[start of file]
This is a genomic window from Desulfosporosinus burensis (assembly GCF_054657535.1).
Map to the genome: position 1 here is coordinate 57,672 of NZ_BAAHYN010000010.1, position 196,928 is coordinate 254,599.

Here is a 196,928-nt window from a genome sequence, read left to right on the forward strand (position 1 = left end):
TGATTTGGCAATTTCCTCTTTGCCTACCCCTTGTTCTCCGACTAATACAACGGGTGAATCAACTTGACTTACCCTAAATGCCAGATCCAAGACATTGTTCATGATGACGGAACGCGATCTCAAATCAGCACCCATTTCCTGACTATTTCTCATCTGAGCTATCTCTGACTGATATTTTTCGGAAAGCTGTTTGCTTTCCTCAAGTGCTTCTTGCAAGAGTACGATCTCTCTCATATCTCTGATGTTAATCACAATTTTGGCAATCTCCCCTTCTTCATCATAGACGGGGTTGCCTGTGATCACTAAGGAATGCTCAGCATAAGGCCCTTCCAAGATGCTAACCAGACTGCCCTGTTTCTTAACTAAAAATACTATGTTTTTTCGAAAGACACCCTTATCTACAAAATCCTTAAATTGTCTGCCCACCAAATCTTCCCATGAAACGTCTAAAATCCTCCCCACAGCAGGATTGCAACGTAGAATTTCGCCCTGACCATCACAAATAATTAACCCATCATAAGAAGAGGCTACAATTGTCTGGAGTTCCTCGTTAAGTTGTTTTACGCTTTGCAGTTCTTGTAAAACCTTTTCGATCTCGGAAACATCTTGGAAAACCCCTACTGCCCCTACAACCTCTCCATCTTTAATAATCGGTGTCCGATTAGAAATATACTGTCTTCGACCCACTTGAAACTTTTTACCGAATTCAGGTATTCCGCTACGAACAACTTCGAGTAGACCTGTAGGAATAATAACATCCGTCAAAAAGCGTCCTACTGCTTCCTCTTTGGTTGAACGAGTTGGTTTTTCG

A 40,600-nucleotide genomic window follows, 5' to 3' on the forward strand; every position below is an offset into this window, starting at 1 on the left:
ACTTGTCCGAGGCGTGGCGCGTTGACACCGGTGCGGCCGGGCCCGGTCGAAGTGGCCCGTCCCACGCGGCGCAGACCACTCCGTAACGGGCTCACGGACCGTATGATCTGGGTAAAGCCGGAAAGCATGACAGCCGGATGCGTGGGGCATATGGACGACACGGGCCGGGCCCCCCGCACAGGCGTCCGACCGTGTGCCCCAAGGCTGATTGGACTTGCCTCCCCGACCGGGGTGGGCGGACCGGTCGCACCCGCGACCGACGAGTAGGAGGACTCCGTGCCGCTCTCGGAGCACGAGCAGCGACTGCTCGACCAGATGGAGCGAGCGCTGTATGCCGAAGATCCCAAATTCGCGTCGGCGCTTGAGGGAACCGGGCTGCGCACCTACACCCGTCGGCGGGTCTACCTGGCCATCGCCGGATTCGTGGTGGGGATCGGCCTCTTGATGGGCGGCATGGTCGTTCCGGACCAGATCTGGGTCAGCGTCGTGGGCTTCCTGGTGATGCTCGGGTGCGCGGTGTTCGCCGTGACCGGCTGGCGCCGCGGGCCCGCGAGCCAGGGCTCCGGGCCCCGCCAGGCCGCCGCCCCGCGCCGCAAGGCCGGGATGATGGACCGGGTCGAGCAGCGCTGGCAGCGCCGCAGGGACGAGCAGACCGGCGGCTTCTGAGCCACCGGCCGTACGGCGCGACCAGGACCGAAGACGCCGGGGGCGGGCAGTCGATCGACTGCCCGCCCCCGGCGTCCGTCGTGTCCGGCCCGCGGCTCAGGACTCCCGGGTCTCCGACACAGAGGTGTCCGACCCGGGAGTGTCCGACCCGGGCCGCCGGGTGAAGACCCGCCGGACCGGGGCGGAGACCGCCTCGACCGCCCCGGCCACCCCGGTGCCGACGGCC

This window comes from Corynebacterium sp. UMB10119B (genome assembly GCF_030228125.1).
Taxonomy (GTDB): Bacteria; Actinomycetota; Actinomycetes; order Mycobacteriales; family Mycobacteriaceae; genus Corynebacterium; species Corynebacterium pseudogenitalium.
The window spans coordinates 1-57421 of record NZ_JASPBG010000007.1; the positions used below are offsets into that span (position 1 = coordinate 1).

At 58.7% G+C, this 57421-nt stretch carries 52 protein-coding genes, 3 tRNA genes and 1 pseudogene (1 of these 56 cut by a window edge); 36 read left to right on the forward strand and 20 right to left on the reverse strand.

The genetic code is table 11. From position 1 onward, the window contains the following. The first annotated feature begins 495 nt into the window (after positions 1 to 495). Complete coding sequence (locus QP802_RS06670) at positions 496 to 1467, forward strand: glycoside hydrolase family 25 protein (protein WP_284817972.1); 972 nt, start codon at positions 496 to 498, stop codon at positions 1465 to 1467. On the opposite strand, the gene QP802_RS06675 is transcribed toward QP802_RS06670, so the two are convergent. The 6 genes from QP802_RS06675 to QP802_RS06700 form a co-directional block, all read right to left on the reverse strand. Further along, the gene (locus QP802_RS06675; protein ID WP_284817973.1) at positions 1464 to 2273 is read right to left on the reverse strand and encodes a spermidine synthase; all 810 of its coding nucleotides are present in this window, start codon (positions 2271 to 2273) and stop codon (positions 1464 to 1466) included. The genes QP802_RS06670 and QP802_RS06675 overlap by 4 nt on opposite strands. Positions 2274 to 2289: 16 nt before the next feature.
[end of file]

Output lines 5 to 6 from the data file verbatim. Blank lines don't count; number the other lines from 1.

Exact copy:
A 40,600-nucleotide genomic window follows, 5' to 3' on the forward strand; every position below is an offset into this window, starting at 1 on the left:
ACTTGTCCGAGGCGTGGCGCGTTGACACCGGTGCGGCCGGGCCCGGTCGAAGTGGCCCGTCCCACGCGGCGCAGACCACTCCGTAACGGGCTCACGGACCGTATGATCTGGGTAAAGCCGGAAAGCATGACAGCCGGATGCGTGGGGCATATGGACGACACGGGCCGGGCCCCCCGCACAGGCGTCCGACCGTGTGCCCCAAGGCTGATTGGACTTGCCTCCCCGACCGGGGTGGGCGGACCGGTCGCACCCGCGACCGACGAGTAGGAGGACTCCGTGCCGCTCTCGGAGCACGAGCAGCGACTGCTCGACCAGATGGAGCGAGCGCTGTATGCCGAAGATCCCAAATTCGCGTCGGCGCTTGAGGGAACCGGGCTGCGCACCTACACCCGTCGGCGGGTCTACCTGGCCATCGCCGGATTCGTGGTGGGGATCGGCCTCTTGATGGGCGGCATGGTCGTTCCGGACCAGATCTGGGTCAGCGTCGTGGGCTTCCTGGTGATGCTCGGGTGCGCGGTGTTCGCCGTGACCGGCTGGCGCCGCGGGCCCGCGAGCCAGGGCTCCGGGCCCCGCCAGGCCGCCGCCCCGCGCCGCAAGGCCGGGATGATGGACCGGGTCGAGCAGCGCTGGCAGCGCCGCAGGGACGAGCAGACCGGCGGCTTCTGAGCCACCGGCCGTACGGCGCGACCAGGACCGAAGACGCCGGGGGCGGGCAGTCGATCGACTGCCCGCCCCCGGCGTCCGTCGTGTCCGGCCCGCGGCTCAGGACTCCCGGGTCTCCGACACAGAGGTGTCCGACCCGGGAGTGTCCGACCCGGGCCGCCGGGTGAAGACCCGCCGGACCGGGGCGGAGACCGCCTCGACCGCCCCGGCCACCCCGGTGCCGACGGCC